Should I Beat My Child?

By Donald P. Ames

Before you answer the above question, may I first of all ask if you really understood it? Webster defines “beat” all the way from “spank” to “flogging.” The Bible also uses it in similar fashion. And, unfortunately, many people apply it all the way from spanking to flogging. Even among members of the church there are growing instances of child abuse coming to light, and in many instances, those so engaged turn to the Bible and insist they were merely doing what God commanded them to do. Did you know that the Bible says, “Do not withhold correction from a child, for if you beat him with a rod, he will not die. You shall beat him with a rod, and deliver his soul from hell” (Prov. 23:13-14)? Do you believe you should do what the Bible says? Now, how would you answer the above question? Obviously, the question is – not as easy to answer as we might first have anticipated. And if you were to answer “yes” or “no,” just exactly what did you answer to? It is sort of like, “Have you quit beating your wife?”

Some people ask such questions with the intent of placing us in a precarious position without being able to explain what we really mean in answering (i.e., lawyers’ tactics), and then place their interpretation upon our reply. Others may ask, assuming their concept of the terms is the only definition being u , and reach false conclusions from our reply. Some look at fanatics who go to an extreme and accuse all who try to speak in Bible terms of being in the same class (i.e., some who would pluck out an eye in light of Matt. 18:9 when we all know you could see the same thing with the other eye – what Jesus was really saying was nothing should be more important to us than heaven, and not that we should literally pluck out an eye). Some may be honest, and some may not be. Some may have been deceived by false teachers, and some may be false teachers. We must always remember any passage must be interpreted in its context and in light of other passages also dealing with similar thoughts.

Had I asked, “Should I spank my child?”, this question would no doubt have brought many “yes” responses. It is not as confusing – and yet can be just as misleading. The Bible is abundantly clear on the fact that a spanking is just punishment under proper circumstances (Prov. 19:18; 22:15; 23:13-14; 29:15; etc.). Even some modern-day “do-gooders” raised on Dr. Spock’s theory of “spanking will warp his personality” are looking at a generation that has been produced under this thinking that has little or no respect for authority and the rights of others, and are having second thoughts. Dr. Spock himself has finally admitted he made a mistake, and it appears that God was a bit wiser than he had given Him credit for.

But, does “spanking” mean one should, or may, literally beat a child in the modern sense of the term? Should we take a cord or whip and beat him without mercy, convinced “we really can’t kill him” because of this passage? Do we really believe that? Should he be treated as a common criminal (Deut. 25:3), or as the Egyptians did the Hebrew slaves (Ex. 2:11)? Should he be beaten as the Jews unjustly did Jesus (Matt. 27:26) and the apostles (Acts 5:40, 16:23; 2 Cor. 11:24)? May he be beaten to the point of “near death” as the robbers did in Luke 10:30 (NASV)? This reminds us of many thusly treated in pre-Civil War days of slavery (and many did die from such beatings). Obviously, this is not the kind of “beating” spoken of in this passage, nor is there any reference to anyone in the Bible so beating a child in fulfillment of this passage. (Note: Deut. 21:18-21 was turning a child over for criminal prosecution and judgment, not for correction!) Such beatings as mentioned here had nothing to do with rearing children no in training them (by example) in the direction they needed to go (Prov. 22:6); but rather were dealing with criminals and/or abuses without concern for the welfare of the person involved. Nowhere does God expect such from a parent! Even though the passage says if you use a rod (note: a correct instrument for such), you will not “kill them,” we all know (1) such can be accomplished (and newspapers read almost daily of such happening), and (2) it is not permission to so abuse a child to the extent of Luke 10:30, etc. Irven Lee in his tract Discipline In The Home, points out, “The rod for chastening is not, of course, a club for abuse” (p. 5).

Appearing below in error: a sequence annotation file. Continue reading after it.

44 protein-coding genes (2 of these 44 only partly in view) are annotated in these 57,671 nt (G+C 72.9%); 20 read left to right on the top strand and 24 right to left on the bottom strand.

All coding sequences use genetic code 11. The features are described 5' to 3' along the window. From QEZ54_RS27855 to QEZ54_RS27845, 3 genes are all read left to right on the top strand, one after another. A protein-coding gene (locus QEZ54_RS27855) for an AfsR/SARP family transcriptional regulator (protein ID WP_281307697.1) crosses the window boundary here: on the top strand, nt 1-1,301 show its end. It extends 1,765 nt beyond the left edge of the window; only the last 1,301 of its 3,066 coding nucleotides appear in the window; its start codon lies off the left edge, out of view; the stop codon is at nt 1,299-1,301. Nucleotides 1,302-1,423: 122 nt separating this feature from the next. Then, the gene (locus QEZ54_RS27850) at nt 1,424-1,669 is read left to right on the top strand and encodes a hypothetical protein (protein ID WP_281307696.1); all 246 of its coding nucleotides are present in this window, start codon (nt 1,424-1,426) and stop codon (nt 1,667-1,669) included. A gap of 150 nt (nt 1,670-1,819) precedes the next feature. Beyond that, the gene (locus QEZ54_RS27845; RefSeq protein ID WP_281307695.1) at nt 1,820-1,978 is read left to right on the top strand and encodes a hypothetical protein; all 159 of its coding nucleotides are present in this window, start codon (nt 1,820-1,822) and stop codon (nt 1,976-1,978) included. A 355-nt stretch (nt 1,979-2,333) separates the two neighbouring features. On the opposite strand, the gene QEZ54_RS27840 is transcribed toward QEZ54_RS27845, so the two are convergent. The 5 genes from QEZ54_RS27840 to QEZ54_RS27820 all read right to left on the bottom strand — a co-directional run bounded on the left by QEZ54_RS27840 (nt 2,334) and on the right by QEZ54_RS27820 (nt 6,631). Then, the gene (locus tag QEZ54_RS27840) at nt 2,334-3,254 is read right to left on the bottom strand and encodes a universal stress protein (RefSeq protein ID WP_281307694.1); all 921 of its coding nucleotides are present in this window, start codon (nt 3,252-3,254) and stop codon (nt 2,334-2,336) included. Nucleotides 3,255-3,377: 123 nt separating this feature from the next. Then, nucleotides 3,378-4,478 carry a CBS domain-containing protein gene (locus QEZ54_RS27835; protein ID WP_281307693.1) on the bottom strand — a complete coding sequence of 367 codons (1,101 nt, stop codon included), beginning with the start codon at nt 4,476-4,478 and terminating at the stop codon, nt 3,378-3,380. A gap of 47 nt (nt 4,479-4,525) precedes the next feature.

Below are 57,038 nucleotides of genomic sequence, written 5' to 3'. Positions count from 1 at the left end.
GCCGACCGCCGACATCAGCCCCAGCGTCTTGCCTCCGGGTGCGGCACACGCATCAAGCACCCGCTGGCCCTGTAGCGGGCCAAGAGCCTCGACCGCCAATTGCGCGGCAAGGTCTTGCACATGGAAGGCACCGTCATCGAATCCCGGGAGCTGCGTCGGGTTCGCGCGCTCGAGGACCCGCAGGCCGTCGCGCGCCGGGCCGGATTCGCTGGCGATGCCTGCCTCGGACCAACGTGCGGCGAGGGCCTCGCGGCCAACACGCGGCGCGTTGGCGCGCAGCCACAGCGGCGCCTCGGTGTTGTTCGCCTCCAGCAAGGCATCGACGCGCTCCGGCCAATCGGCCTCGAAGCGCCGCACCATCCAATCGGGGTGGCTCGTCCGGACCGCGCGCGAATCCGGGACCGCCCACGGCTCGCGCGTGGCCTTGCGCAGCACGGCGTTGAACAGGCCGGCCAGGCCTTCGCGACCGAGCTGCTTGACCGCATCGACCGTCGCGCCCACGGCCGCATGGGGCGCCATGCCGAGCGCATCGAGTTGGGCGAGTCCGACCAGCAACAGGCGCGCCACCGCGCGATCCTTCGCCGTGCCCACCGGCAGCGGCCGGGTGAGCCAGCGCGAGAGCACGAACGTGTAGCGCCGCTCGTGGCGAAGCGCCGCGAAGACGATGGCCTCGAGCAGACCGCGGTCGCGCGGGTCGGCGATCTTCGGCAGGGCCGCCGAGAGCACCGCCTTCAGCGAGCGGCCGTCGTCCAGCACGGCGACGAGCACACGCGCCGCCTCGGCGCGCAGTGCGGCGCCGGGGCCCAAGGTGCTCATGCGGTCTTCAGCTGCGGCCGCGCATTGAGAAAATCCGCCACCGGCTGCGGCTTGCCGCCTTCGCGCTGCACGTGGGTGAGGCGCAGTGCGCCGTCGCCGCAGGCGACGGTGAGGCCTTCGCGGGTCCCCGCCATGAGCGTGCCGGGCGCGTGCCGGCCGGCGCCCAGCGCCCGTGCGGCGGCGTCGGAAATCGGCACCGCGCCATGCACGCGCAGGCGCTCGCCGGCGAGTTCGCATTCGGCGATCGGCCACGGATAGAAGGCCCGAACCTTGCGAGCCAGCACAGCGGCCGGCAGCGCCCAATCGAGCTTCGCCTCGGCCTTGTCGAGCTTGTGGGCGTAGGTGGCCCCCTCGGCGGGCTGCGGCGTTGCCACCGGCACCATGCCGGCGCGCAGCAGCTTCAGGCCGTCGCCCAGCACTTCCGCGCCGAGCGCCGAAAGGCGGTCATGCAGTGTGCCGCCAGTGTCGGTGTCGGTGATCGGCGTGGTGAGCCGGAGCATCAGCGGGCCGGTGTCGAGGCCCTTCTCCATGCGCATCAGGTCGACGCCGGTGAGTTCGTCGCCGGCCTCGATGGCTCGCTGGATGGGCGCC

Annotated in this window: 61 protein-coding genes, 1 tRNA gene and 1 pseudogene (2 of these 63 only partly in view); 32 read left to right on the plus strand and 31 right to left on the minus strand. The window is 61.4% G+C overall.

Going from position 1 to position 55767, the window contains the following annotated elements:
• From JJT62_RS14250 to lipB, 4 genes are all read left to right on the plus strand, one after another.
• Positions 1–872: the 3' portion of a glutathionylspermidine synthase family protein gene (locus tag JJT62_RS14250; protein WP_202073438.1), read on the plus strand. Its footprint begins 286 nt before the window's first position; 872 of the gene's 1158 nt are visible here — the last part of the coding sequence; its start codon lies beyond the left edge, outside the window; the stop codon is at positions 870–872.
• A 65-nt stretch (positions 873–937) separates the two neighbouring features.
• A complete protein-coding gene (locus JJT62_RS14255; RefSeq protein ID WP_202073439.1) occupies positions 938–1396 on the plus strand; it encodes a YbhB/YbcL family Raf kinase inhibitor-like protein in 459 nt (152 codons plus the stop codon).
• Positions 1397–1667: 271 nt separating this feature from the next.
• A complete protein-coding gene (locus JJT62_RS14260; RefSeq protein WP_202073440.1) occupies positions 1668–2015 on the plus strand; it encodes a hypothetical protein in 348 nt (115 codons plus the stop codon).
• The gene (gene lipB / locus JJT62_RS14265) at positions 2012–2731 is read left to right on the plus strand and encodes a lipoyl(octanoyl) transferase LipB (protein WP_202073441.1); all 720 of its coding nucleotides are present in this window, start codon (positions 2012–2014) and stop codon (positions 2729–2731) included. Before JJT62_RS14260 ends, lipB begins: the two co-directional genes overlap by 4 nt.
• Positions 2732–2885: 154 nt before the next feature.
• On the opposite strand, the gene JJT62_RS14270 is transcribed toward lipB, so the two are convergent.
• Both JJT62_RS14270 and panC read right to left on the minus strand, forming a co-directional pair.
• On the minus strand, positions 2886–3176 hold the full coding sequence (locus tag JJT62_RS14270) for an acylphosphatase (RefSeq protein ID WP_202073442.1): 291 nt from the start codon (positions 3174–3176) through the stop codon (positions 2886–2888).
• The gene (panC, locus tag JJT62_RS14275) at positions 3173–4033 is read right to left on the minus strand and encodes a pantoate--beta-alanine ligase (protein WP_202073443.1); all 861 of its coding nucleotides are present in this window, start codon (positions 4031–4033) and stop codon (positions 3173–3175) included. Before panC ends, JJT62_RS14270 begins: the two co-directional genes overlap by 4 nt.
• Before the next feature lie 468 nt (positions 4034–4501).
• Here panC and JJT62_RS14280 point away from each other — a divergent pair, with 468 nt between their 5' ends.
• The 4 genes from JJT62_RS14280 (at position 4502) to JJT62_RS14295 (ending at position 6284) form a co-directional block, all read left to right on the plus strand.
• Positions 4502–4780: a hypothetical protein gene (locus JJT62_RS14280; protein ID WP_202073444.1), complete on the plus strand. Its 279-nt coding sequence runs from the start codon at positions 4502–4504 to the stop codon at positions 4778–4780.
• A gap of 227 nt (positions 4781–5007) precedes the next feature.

The word “beat” in Proverbs 23:13-14 comes from the root word meaning to “strike.” The thought throughout Proverbs is that those who ignore their children and refuse to ever correct them will be made ashamed later by their children’s conduct (Prov. 19:26; 29:15), and such children will come to no good end (Prov. 29:1). Hence, a spanking (corrective discipline) along with proper training (preventative discipline so often overlooked) will guide them in the right paths. It does not equate them with slaves or criminals for such punishment though. Such discipline, when needed, is to be administered in love (Tit. 2:4) and pity (Psa. 103:13 – in contrast to the type “beating” in Exodus 2:11 and Luke 10:30). It is compared to the chastening we get from the Lord (Prov. 3:11-12; Heb. 12:5-8). (He did not treat us all like Ananias in Acts 5:5!). We are also told we are not to provoke (“exasperate” -NASV) our children “lest they become discouraged” (Col. 3:21) in making so many demands and in finding so much fault they cannot hope to please us. Nor are we to be so unfair and unloving as to provoke to wrath (total rebellion -Eph. 6:4; not just “unhappy” over being spanked – Heb. 12:11). Thus we see the word “beat” does not carry the idea of abusing or losing control in discipline when used in Proverbs 23:13.

Let us use our terms correctly – and respond properly – that we may fulfill what the Lord requires of us in all respects.

Guardian of Truth XXXI: 3, pp. 75, 87
February 5, 1987